# How to define a counter whose width is big enough to hold integer 27?

• posted
Hi,
I have a constant N = 27, how to define a counter whose width is big enough to hold integer 27?
Or how to get a constant = log N? Where "log" is a logarithm with base 2.
Thank you.
Weng
• posted
The function you want is the ceiling of log base 2. In Verilog this is \$clog2(). If you don't have a similar function it's quite easy to make, since it's generally accomplished by shifting the input value right until it becomes zero and counting the shifts required to get there.
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Gabor```
• posted
Hi Gabor,
I want to use the (log N) to be the width of a counter:
signal Count : unsigned((log N)-1 downto 0); -- it can hold a known largest number N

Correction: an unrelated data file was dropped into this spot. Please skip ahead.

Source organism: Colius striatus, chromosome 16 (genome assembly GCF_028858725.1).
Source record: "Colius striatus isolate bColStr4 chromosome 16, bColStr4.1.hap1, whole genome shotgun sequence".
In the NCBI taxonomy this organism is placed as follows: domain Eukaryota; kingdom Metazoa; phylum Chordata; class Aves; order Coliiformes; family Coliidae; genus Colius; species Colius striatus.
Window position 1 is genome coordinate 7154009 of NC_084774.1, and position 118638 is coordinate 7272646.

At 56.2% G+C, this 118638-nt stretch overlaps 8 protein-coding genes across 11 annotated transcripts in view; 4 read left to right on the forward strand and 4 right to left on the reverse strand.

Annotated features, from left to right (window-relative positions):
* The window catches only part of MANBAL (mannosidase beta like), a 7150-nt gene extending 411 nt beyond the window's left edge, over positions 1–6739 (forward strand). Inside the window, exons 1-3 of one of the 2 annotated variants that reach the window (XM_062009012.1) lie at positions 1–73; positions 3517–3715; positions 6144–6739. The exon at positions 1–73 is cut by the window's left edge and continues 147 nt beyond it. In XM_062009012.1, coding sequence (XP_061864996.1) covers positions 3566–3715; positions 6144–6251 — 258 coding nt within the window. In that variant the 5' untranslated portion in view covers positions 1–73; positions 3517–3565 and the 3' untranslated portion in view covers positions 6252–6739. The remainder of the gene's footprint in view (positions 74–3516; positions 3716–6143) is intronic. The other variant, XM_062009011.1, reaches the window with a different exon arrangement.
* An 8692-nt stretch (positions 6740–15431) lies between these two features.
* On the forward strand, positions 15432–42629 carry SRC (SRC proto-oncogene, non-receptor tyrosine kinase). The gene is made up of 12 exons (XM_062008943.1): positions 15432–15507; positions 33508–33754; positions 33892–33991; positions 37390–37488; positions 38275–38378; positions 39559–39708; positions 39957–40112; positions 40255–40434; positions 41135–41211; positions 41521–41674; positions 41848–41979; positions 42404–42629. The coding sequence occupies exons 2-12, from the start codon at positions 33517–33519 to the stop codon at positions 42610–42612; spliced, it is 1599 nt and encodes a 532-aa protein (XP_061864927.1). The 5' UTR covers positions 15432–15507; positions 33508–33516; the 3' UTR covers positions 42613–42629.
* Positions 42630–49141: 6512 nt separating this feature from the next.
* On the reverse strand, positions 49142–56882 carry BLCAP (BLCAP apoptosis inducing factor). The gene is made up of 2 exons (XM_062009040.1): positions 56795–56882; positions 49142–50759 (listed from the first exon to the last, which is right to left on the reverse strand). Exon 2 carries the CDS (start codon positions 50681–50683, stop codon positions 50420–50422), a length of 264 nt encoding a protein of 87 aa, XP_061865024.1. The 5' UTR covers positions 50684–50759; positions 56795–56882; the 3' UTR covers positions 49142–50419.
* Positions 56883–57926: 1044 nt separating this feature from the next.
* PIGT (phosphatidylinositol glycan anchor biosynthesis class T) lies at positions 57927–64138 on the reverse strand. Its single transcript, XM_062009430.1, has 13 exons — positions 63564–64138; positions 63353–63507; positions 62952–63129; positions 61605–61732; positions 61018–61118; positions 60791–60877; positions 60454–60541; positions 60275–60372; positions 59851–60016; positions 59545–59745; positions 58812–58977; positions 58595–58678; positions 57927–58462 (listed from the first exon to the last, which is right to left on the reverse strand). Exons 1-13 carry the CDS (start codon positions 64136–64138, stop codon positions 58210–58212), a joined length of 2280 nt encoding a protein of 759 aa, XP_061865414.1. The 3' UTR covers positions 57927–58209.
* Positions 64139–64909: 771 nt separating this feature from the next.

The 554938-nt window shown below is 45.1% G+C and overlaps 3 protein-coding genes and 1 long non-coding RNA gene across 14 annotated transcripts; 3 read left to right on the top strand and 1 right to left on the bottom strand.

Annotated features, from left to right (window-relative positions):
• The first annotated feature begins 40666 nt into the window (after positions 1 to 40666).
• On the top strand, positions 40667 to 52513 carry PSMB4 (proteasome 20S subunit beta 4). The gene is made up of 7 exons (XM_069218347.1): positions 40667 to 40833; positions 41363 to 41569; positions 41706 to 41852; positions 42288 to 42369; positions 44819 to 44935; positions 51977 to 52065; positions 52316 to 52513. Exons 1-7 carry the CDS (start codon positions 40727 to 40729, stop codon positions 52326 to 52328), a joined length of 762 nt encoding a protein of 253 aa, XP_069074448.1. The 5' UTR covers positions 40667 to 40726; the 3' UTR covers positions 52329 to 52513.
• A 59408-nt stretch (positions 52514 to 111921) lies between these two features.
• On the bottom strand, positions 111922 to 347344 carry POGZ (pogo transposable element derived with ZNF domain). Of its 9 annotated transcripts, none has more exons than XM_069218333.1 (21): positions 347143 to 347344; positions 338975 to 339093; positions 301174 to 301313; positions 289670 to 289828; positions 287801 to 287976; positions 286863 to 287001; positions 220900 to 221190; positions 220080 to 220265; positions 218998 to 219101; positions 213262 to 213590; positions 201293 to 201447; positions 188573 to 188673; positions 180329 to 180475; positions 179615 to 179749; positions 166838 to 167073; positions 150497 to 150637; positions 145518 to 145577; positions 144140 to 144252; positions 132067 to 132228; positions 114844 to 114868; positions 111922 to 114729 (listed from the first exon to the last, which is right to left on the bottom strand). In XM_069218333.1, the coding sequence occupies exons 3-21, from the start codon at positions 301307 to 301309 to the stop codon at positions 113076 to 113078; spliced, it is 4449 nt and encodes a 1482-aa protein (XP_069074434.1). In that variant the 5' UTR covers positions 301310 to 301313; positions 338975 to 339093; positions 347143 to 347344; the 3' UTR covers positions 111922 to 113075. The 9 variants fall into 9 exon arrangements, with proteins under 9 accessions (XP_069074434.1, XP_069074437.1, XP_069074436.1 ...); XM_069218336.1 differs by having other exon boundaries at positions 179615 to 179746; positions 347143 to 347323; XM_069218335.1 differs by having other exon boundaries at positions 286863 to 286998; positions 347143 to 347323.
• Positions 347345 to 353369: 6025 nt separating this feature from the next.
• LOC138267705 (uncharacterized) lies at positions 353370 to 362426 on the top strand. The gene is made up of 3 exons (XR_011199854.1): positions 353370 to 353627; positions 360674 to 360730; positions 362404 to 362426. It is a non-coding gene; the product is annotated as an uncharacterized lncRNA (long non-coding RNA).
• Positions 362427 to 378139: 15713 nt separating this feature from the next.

Thank you.
Weng
• posted
What exactly is the issue? ieee.math_real defines a log2 function that can be used to define the upper bound. Actually what you want is ceil(log2(N))
Kevin
• posted
I don't think you need a ceiling function. I think you need a floor function and add 1. log2(8) = 3.0, log2(9) = 3.17, both need 4 bits to represent them in binary. A ceiling function will return 3 for 8 and 4 for 9. So it would be
signal Count : unsigned(flog2(N) downto 0);
Writing flog2(N) should be trivial.
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Rick```
• posted
Isn't it a floor function that is required? Floor and add one. No?
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Rick```
• posted
ceiling(log2(8+1)) = 4;
What's the trouble?
Regards,
Mark
• posted
This can work if you add the 1 first, but the number you want is 3. So you have to subtract 1 from this result. Which is simpler?